This particular painting is loosely dated at 1621–27, meaning the artist would have been in his early to mid twenties when completing it. At that stage he will have finished his tutorship from Peter Paul Rubens and was starting to develop his own unique style for the first time.
Religious themes were more common in the earlier years of this artist, with Van Dyck later building some strong connections with donors who would often request portraits of themselves instead. It was standard for any budding artist to experiment with different genres in the early years to find out what they enjoy and where they most excel. The earlier Renaissance had also been dominated by religious themes and the baroque periods were just starting to move in new directions.
The intriguing aspects of this painting are the way in which the Madonna looks to the heavens, and also the size of the baby, larger than you might normally see. The light is carefully placed across the two characters in this scene, with pure darkness falling on the background. The focus is forced upon the titled figures. Perhaps this painting has been unvalued compared to others in his ouevre, but it is still highly significant.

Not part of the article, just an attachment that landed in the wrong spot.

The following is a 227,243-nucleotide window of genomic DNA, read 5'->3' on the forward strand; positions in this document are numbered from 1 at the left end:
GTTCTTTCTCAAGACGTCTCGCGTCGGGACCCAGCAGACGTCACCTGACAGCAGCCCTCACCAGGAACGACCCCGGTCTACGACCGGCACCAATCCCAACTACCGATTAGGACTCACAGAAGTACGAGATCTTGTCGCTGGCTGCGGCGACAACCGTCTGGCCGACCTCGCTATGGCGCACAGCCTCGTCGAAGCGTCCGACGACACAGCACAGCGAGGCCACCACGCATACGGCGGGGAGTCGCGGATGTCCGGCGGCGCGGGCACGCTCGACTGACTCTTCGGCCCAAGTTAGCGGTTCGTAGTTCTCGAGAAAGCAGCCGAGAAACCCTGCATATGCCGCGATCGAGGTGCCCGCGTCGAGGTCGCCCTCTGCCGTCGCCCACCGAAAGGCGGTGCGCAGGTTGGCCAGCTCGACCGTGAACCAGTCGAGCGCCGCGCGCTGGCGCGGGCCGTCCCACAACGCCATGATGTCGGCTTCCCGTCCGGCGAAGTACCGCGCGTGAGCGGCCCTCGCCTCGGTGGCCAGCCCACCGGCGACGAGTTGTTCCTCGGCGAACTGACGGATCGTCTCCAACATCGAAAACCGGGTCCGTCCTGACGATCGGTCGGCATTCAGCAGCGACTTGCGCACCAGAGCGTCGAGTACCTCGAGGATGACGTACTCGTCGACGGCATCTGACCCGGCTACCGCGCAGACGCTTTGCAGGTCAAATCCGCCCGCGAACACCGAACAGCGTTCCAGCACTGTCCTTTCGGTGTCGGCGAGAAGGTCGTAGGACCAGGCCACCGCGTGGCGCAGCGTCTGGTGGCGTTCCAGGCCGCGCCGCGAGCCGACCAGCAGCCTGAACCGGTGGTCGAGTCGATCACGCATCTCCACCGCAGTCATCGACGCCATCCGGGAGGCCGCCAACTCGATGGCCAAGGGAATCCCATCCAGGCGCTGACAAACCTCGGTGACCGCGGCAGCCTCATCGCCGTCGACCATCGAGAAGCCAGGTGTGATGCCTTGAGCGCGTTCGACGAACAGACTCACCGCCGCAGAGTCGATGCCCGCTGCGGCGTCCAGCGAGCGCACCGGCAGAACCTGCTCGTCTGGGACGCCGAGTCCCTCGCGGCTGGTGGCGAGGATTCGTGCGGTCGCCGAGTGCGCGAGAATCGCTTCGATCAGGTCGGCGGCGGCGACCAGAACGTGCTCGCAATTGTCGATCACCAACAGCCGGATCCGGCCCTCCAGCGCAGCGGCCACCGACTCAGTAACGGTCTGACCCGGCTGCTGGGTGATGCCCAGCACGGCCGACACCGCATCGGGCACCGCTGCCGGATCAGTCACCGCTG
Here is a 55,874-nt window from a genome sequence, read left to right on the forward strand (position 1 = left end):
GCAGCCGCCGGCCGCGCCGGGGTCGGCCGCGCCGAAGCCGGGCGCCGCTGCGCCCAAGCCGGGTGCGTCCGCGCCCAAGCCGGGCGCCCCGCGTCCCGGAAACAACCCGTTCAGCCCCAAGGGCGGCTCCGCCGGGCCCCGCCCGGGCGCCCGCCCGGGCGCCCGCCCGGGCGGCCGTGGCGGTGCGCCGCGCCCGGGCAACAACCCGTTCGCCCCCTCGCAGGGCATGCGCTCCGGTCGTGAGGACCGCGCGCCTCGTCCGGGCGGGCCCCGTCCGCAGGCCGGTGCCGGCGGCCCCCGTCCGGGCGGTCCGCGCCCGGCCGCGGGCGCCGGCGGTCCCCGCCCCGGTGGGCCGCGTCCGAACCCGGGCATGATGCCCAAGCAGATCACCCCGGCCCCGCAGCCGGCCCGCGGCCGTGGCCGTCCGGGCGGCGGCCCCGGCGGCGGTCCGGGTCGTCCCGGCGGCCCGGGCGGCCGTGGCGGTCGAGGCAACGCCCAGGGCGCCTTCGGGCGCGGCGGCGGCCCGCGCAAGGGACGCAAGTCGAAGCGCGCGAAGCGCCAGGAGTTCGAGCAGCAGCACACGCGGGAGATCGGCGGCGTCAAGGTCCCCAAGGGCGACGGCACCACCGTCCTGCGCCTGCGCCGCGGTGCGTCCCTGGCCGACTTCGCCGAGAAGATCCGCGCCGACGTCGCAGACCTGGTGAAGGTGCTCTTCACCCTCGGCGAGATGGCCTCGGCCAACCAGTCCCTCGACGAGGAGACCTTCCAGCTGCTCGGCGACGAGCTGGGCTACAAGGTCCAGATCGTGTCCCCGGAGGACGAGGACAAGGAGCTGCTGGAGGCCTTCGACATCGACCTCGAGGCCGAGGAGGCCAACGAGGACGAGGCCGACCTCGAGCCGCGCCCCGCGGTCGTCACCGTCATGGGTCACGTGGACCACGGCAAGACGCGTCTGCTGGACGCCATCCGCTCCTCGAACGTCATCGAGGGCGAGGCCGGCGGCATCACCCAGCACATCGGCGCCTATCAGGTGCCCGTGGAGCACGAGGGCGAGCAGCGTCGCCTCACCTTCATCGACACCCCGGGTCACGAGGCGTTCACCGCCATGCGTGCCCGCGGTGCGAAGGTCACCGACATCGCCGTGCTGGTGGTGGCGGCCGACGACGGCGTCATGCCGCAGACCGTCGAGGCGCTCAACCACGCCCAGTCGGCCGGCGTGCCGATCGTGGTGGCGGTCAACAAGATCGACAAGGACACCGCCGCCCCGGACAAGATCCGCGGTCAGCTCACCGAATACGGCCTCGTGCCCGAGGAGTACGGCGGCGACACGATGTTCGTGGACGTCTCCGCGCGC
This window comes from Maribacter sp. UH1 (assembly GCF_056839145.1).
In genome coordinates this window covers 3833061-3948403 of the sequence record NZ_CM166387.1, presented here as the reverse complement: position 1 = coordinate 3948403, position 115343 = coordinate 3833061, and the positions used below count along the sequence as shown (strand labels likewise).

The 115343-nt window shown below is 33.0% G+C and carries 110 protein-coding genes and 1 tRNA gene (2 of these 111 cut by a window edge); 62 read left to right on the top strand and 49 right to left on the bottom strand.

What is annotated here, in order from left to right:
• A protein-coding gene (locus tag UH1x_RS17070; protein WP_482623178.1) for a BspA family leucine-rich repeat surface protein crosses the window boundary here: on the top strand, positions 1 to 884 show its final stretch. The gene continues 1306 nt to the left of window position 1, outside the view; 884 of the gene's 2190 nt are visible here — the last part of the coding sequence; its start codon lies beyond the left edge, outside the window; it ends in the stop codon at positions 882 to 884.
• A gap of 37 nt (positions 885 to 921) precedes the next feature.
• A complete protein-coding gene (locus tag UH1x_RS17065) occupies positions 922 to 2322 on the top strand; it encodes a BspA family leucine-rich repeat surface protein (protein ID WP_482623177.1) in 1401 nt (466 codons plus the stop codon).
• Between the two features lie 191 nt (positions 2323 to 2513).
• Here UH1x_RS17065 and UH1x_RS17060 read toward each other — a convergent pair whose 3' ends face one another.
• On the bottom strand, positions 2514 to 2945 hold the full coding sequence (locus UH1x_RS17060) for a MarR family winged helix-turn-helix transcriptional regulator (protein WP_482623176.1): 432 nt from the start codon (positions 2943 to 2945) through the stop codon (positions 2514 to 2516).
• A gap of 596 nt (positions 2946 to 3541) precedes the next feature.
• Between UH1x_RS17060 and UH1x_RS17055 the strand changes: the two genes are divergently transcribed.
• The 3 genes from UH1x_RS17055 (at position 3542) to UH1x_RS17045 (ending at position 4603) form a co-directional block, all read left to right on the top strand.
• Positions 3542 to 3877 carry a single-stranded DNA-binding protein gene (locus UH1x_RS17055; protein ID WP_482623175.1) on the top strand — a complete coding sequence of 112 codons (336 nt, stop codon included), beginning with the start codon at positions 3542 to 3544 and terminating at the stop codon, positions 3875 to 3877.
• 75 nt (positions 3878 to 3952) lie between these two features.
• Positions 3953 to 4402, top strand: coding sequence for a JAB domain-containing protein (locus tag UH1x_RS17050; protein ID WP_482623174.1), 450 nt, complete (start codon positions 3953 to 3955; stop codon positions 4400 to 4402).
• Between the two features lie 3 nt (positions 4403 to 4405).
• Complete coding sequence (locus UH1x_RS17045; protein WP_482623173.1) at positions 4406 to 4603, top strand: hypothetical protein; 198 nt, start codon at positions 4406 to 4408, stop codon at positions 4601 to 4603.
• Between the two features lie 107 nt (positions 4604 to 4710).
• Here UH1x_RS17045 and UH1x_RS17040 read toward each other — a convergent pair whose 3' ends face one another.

This lesser known artwork from Van Dyck can now be found at the Galleria nazionale di Parma and is one of the few paintings from his career to reside in Italy, despite his fondness for the country and frequent trips to what was then known as the Papal States. This significant art institution also holds work by the likes of Canaletto, Correggio, Sebastiano del Piombo, Leonardo da Vinci, Parmigianino, Annibale Carracci, El Greco, Tintoretto, Fra Angelico and Hans Holbein.